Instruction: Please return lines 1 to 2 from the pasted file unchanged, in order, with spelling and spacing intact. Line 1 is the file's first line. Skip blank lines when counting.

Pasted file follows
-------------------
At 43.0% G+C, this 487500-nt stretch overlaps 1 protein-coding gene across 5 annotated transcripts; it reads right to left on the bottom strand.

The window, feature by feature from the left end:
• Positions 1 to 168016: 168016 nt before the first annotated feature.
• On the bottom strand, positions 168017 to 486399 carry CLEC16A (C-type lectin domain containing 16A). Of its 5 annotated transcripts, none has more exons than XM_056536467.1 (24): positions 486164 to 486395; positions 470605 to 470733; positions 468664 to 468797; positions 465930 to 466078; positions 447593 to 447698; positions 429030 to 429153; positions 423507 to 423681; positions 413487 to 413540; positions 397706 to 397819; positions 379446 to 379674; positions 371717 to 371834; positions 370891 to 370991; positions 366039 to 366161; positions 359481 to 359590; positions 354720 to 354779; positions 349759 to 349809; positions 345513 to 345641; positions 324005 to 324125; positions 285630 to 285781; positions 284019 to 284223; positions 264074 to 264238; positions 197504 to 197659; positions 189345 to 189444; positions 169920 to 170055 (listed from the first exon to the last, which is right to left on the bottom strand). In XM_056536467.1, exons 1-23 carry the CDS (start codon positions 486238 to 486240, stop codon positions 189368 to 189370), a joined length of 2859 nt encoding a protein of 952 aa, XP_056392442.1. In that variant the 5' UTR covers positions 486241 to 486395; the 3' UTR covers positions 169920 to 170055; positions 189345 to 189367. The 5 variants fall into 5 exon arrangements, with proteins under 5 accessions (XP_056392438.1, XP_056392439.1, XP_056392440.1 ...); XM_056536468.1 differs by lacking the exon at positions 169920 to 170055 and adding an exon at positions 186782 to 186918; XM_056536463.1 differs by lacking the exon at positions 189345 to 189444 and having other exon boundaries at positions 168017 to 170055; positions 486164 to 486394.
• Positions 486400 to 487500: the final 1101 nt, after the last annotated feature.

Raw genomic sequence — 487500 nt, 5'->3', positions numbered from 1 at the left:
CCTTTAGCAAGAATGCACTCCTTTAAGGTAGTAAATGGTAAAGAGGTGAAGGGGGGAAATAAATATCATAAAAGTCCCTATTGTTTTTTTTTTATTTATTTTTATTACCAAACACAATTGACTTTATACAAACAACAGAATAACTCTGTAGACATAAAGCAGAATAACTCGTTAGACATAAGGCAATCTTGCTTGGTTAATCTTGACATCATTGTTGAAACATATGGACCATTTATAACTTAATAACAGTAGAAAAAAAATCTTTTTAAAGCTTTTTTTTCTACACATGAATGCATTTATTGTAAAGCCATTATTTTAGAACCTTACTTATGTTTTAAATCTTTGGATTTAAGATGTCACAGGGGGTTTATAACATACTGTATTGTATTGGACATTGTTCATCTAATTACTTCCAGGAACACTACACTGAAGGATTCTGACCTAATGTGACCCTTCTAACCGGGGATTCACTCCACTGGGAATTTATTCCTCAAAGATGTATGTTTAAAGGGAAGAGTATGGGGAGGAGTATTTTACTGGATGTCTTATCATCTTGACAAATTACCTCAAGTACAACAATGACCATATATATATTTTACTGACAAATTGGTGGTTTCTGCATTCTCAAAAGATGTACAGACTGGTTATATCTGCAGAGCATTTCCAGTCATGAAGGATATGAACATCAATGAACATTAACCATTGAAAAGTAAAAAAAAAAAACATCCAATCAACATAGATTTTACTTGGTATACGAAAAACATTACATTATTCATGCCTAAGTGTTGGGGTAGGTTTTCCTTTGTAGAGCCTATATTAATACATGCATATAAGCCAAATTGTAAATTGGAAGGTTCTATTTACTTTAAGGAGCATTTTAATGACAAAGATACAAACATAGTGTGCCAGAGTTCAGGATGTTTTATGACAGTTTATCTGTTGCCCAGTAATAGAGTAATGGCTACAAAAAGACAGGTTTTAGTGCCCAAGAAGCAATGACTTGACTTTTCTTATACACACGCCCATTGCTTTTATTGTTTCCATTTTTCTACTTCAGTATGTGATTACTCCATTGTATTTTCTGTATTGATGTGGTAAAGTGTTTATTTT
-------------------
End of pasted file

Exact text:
At 43.0% G+C, this 487500-nt stretch overlaps 1 protein-coding gene across 5 annotated transcripts; it reads right to left on the bottom strand.

The window, feature by feature from the left end: